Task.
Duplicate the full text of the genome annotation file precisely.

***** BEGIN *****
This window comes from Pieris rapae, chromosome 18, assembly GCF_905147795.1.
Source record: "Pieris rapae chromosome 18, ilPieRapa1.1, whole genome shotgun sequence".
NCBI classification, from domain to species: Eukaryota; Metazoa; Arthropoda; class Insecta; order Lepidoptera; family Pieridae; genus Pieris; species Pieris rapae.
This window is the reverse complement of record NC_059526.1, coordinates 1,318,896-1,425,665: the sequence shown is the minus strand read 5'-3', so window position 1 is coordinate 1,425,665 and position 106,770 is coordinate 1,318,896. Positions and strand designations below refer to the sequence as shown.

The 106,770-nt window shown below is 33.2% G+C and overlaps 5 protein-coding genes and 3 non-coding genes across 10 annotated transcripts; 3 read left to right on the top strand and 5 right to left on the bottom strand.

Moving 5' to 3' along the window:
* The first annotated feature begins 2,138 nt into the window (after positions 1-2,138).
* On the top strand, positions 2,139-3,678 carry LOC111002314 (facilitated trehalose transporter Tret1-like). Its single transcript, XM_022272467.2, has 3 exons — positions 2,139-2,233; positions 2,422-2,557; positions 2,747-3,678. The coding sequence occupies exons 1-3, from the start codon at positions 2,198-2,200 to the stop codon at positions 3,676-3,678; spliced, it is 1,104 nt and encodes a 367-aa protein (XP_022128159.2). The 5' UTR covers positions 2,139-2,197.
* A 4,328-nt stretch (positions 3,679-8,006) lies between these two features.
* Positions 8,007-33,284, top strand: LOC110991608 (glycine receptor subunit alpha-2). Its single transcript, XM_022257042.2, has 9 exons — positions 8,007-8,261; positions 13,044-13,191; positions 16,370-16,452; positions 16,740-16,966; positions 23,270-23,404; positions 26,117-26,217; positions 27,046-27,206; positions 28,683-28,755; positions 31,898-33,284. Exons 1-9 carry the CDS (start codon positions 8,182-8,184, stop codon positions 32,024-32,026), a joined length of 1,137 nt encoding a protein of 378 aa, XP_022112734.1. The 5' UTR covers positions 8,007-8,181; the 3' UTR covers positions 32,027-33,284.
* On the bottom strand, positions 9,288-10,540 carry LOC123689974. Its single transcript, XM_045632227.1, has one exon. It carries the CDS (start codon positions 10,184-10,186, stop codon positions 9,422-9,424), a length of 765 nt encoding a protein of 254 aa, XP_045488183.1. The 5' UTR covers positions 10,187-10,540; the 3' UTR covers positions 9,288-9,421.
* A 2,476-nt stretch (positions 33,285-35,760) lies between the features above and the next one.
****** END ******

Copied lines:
This window comes from Pieris rapae, chromosome 18, assembly GCF_905147795.1.
Source record: "Pieris rapae chromosome 18, ilPieRapa1.1, whole genome shotgun sequence".
NCBI classification, from domain to species: Eukaryota; Metazoa; Arthropoda; class Insecta; order Lepidoptera; family Pieridae; genus Pieris; species Pieris rapae.
This window is the reverse complement of record NC_059526.1, coordinates 1,318,896-1,425,665: the sequence shown is the minus strand read 5'-3', so window position 1 is coordinate 1,425,665 and position 106,770 is coordinate 1,318,896. Positions and strand designations below refer to the sequence as shown.

The 106,770-nt window shown below is 33.2% G+C and overlaps 5 protein-coding genes and 3 non-coding genes across 10 annotated transcripts; 3 read left to right on the top strand and 5 right to left on the bottom strand.

Moving 5' to 3' along the window:
* The first annotated feature begins 2,138 nt into the window (after positions 1-2,138).
* On the top strand, positions 2,139-3,678 carry LOC111002314 (facilitated trehalose transporter Tret1-like). Its single transcript, XM_022272467.2, has 3 exons — positions 2,139-2,233; positions 2,422-2,557; positions 2,747-3,678. The coding sequence occupies exons 1-3, from the start codon at positions 2,198-2,200 to the stop codon at positions 3,676-3,678; spliced, it is 1,104 nt and encodes a 367-aa protein (XP_022128159.2). The 5' UTR covers positions 2,139-2,197.
* A 4,328-nt stretch (positions 3,679-8,006) lies between these two features.
* Positions 8,007-33,284, top strand: LOC110991608 (glycine receptor subunit alpha-2). Its single transcript, XM_022257042.2, has 9 exons — positions 8,007-8,261; positions 13,044-13,191; positions 16,370-16,452; positions 16,740-16,966; positions 23,270-23,404; positions 26,117-26,217; positions 27,046-27,206; positions 28,683-28,755; positions 31,898-33,284. Exons 1-9 carry the CDS (start codon positions 8,182-8,184, stop codon positions 32,024-32,026), a joined length of 1,137 nt encoding a protein of 378 aa, XP_022112734.1. The 5' UTR covers positions 8,007-8,181; the 3' UTR covers positions 32,027-33,284.
* On the bottom strand, positions 9,288-10,540 carry LOC123689974. Its single transcript, XM_045632227.1, has one exon. It carries the CDS (start codon positions 10,184-10,186, stop codon positions 9,422-9,424), a length of 765 nt encoding a protein of 254 aa, XP_045488183.1. The 5' UTR covers positions 10,187-10,540; the 3' UTR covers positions 9,288-9,421.
* A 2,476-nt stretch (positions 33,285-35,760) lies between the features above and the next one.